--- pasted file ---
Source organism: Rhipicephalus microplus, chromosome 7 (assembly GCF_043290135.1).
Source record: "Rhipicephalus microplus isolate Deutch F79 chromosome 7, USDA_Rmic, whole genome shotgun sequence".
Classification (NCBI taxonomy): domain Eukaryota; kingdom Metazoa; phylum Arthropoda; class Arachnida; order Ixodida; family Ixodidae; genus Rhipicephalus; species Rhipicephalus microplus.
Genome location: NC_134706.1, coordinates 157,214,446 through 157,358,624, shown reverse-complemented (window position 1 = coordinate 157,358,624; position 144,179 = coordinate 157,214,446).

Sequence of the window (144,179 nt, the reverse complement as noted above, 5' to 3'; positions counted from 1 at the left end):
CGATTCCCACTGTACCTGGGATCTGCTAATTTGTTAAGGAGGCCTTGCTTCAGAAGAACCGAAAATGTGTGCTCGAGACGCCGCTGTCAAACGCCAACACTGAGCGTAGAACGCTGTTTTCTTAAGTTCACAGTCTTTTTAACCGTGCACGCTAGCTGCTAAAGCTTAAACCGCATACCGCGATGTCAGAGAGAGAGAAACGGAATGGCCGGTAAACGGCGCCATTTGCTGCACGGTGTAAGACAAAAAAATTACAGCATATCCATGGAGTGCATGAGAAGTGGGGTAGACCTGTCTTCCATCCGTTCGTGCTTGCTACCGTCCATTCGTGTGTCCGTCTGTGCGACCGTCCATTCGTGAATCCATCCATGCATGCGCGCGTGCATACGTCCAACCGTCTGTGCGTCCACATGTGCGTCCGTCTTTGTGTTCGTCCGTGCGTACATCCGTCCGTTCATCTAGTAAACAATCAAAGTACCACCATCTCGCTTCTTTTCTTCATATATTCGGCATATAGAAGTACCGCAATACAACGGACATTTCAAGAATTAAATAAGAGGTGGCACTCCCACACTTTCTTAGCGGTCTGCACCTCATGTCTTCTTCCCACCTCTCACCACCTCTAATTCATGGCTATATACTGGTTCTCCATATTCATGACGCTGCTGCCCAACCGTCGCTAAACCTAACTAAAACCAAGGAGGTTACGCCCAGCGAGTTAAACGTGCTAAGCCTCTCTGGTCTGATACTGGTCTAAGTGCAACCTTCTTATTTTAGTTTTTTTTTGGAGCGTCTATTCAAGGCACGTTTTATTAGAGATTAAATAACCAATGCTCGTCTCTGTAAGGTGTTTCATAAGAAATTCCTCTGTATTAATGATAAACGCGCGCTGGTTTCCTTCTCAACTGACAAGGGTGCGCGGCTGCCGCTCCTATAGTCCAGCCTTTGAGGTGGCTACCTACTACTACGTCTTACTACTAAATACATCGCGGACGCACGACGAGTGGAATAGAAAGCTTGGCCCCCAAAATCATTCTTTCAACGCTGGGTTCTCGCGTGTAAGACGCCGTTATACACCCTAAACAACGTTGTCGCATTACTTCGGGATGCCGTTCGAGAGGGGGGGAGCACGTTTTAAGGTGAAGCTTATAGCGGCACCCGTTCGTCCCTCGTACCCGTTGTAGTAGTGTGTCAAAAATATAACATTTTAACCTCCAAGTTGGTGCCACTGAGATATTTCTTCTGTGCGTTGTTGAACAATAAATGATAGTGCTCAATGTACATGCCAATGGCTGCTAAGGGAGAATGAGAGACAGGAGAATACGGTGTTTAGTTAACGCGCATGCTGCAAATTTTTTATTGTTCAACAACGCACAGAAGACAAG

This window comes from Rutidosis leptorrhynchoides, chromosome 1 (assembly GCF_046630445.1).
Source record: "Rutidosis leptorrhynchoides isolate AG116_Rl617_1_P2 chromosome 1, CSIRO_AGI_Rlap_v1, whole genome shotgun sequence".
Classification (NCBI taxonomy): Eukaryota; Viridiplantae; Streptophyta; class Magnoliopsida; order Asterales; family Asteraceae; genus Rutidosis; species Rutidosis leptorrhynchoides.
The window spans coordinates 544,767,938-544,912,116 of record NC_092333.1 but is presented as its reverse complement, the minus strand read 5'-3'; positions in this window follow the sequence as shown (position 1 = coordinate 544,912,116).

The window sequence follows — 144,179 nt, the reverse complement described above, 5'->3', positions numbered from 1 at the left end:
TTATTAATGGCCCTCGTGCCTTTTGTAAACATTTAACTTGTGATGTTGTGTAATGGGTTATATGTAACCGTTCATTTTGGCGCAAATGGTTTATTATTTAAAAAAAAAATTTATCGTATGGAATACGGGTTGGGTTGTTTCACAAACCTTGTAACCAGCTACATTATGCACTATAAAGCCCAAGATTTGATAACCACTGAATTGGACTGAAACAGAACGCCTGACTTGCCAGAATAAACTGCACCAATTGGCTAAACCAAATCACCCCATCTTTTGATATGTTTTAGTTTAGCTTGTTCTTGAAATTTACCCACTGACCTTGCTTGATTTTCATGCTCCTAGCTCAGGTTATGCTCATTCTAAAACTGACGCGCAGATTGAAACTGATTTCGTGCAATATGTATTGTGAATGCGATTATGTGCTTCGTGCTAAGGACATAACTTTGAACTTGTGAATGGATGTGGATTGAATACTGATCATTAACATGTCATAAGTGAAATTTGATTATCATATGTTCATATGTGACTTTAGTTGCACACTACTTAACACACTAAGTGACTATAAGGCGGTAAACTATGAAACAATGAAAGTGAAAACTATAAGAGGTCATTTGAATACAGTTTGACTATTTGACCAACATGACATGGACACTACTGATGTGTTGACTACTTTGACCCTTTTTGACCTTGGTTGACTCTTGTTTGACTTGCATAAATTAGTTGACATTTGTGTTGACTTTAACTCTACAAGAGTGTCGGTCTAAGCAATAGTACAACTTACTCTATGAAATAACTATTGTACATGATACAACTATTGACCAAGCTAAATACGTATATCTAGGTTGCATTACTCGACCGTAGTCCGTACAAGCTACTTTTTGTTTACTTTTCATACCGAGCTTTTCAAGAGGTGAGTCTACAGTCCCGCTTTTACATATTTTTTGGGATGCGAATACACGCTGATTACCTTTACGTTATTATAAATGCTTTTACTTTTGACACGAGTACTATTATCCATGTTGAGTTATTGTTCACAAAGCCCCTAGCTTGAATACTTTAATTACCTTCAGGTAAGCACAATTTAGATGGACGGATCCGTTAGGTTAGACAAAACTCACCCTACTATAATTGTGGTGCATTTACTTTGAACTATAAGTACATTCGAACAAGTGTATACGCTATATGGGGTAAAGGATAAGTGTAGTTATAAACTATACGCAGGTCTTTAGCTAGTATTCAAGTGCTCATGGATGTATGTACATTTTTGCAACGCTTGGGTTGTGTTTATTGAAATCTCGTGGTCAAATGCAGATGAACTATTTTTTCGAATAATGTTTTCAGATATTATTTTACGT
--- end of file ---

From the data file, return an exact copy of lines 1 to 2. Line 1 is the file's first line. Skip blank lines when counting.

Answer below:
Source organism: Rhipicephalus microplus, chromosome 7 (assembly GCF_043290135.1).
Source record: "Rhipicephalus microplus isolate Deutch F79 chromosome 7, USDA_Rmic, whole genome shotgun sequence".